The foregoing would therefore appear to be a complete answer to the motion to dismiss, but defendant claims that this statutory exception to the prohibition against an action against a person who shall not be an inhabitant or found within the District above referred to does not apply to a non-resident plaintiff. The exception does not expressly exclude non-resident plaintiffs from its coverage, and I find no basis for a Congressional intent to exclude them. The statute is clear and unequivocal and provides that the operation by a non-resident of a motor vehicle on a public highway of the District of Columbia shall be deemed equivalent to an appointment by such non-resident of the Commissioners of the District to be his true and lawful attorney upon whom may be served all lawful processes in an action against him growing out of an accident in which he may be involved while operating a motor vehicle on such public highway.
On this point defendants rely on Olberding v. Illinois Central R. Co., 346 U.S. 338, 74 S. Ct. 83, 98 L. Ed. 39. That case was instituted in the United States District Court for the District of Kentucky against the owner of a truck which while on temporary business in Kentucky collided lided with an overpass of plaintiff railroad. Jurisdiction necessarily was based on diversity of citizenship, which as above stated is not involved in the instant case, and the decision of the Court rested on Sec. 28-1391(a), U.S.C., the above quoted diversity of citizenship statute which has no application here. It is true that the Court stated that non-resident motorist statutes of the kind here involved are 'primarily' intended for resident injured parties, but it did not hold that such statutes are solely intended for such persons. It further stated in its decision that the fact that a non-resident motorist who came into Kentucky can, consistent with the Due Process Clause of the 14th Amendment, be subjected to suit in the appropriate Kentucky State Court has 'nothing whatever to do with his rights under 28 U.S.C. § 1391(a),' the diversity of citizenship statute.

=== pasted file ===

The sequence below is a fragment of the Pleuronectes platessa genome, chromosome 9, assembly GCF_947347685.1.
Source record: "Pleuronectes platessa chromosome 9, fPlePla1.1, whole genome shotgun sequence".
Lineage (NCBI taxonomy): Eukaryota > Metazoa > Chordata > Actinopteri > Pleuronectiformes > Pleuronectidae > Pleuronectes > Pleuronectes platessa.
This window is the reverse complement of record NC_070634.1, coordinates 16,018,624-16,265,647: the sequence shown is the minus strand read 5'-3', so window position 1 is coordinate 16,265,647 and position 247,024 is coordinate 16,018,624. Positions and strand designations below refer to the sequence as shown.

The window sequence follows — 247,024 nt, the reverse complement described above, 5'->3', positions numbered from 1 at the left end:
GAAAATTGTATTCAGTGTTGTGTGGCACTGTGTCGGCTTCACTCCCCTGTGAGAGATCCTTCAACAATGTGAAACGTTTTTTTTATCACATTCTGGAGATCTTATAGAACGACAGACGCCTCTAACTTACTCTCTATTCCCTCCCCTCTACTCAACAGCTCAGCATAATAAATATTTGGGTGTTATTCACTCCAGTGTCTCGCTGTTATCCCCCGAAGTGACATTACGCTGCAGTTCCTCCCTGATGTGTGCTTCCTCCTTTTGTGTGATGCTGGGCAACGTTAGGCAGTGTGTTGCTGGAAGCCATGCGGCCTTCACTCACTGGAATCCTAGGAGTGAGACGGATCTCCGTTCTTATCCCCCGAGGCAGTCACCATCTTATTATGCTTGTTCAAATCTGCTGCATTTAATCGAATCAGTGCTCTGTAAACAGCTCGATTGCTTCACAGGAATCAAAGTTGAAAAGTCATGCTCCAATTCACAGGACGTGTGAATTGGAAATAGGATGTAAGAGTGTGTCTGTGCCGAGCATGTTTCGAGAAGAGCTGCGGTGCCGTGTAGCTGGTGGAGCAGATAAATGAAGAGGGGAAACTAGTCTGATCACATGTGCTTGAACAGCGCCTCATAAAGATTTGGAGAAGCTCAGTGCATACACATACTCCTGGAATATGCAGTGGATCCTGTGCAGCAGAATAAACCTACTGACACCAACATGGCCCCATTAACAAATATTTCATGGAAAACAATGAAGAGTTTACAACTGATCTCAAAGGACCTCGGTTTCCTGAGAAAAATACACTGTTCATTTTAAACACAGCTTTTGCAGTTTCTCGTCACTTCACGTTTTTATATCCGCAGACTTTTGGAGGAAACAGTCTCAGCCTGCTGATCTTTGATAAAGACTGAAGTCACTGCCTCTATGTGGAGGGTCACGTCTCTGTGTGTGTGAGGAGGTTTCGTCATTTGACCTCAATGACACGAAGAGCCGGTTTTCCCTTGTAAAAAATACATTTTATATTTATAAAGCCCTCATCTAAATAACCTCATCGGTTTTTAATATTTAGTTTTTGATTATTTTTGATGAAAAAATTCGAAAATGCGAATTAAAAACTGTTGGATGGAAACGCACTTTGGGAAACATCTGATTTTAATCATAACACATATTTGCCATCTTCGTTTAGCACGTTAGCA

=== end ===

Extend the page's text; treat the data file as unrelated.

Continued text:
By the same token a non-resident motorist who comes within the District of Columbia can be subjected to a suit in the appropriate District of Columbia (State) Court where plaintiff is not required to rely on diversity of citizenship to invoke jurisdiction, and I find no basis for limiting this right to resident plaintiffs of the District.
Indeed, absent a legal impediment, this would appear to be the logical and proper jurisdiction because the tort was allegedly committed here, the law of the District of Columbia governs, and the witnesses, including the physician who treated the plaintiff in the first instance, are in the District of Columbia.
The motion to dismiss will therefore be denied.